On Monday afternoon, a drone enthusiast reportedly flew his or her flying toy into some power lines in West Hollywood and managed to cause a black-out for three hours for hundreds of people in Los Angeles.

The responsible party is still at large. Via the Los Angeles Times:

Witnesses reported seeing a drone buzz into the wires lining Larrabee Street and Sunset Boulevard about 1:15 p.m. and knock one to the ground…. [T]he search for the drone pilot continues. Investigators found bits of the drone on the ground along with one of its propellers.

Google Maps suggests this is quite a busy part of town, and a strange place to take a drone out for an afternoon flight, though our local LA correspondent Jorge Rivas tells us it's near the iconic, but now shut-down, Tower Records building.

Where the drone took out power lines


That one drone could take power out for 700 people will be yet another example pointed to by proponents of a drone registry. It would theoretically allow law enforcement to more easily find out who owned that drone (assuming the serial number was found among the wreckage).

Earlier this month, the Department of Transportation announced that it was going to make people with drones register with the government. Via the Aircraft Owners and Pilot Association:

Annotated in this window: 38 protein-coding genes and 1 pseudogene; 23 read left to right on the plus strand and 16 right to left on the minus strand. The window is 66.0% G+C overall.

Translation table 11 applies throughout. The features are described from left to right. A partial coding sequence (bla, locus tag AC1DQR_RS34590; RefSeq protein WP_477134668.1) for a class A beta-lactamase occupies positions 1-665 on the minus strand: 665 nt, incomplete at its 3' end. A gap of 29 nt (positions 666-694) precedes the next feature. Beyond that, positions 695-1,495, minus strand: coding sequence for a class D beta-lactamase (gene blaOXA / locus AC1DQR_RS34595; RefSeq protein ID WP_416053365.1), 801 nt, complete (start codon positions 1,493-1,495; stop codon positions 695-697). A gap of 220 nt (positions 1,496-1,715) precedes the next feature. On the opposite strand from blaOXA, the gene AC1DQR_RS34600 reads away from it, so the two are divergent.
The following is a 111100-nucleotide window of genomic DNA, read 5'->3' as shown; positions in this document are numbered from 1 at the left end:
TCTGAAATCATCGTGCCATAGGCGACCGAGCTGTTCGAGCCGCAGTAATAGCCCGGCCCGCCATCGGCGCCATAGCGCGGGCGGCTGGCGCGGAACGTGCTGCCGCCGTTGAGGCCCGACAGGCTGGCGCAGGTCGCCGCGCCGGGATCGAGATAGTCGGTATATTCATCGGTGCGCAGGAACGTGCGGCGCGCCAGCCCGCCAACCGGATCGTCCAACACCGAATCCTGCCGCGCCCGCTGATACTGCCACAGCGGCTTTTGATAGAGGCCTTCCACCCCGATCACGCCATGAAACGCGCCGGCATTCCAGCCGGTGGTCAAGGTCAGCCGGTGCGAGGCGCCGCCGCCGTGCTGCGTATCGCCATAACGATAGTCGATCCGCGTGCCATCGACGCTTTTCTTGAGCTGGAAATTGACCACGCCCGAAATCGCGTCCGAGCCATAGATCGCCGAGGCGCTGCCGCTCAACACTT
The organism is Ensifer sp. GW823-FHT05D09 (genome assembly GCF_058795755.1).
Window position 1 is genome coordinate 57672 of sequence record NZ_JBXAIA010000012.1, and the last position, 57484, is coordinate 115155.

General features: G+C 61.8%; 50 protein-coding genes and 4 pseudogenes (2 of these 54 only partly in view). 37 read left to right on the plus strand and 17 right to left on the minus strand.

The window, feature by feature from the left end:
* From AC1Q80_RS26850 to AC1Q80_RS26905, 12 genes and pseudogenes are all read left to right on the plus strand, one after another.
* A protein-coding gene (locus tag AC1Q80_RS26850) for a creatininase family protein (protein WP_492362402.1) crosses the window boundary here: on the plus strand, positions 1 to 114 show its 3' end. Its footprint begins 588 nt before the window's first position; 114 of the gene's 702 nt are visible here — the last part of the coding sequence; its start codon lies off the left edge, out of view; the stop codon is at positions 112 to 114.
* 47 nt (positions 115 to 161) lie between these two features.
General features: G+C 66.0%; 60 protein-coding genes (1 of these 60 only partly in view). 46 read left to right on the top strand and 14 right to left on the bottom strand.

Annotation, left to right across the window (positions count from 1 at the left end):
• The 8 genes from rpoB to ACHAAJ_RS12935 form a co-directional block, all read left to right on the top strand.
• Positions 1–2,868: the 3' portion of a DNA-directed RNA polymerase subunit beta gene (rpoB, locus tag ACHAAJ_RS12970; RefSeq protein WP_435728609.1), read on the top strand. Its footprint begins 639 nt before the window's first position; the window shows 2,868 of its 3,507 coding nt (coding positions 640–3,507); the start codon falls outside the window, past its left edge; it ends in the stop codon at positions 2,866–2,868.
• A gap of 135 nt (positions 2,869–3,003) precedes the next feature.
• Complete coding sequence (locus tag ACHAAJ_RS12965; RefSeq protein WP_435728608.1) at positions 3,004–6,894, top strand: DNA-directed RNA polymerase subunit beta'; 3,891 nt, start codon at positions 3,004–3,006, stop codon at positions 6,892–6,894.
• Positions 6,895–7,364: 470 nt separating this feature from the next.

The requirement to register all drones will allow the FAA and law enforcement to trace drones that violate laws or regulations back to their owner, and [DoT Secretary Anthony] Foxx noted that the inability to do so has been a significant obstacle to enforcement of current regulations and rules.


They plan to have the registration up and running by mid-December, just in time for Christmas. "The Consumer Electronics Association predicts that 700,000 drones will be sold this holiday season," reports the AP. Whether the person who buys the drone or the person who finds it under the tree and unwraps is responsible for registering is something the DoT hasn't announced yet.

The idea that drones need to be registered like guns was unsettling for some. "Would the government be able to use this registry to prohibit people from buying drones for some reason?," wrote Scott Shackford at Reason. "Will the feds seize unregistered drones, and would that even be legal?"


But with people flying drones into airplane paths, prisons, power lines and fires this year, creating some sense of drone pilot accountability seems like a necessity.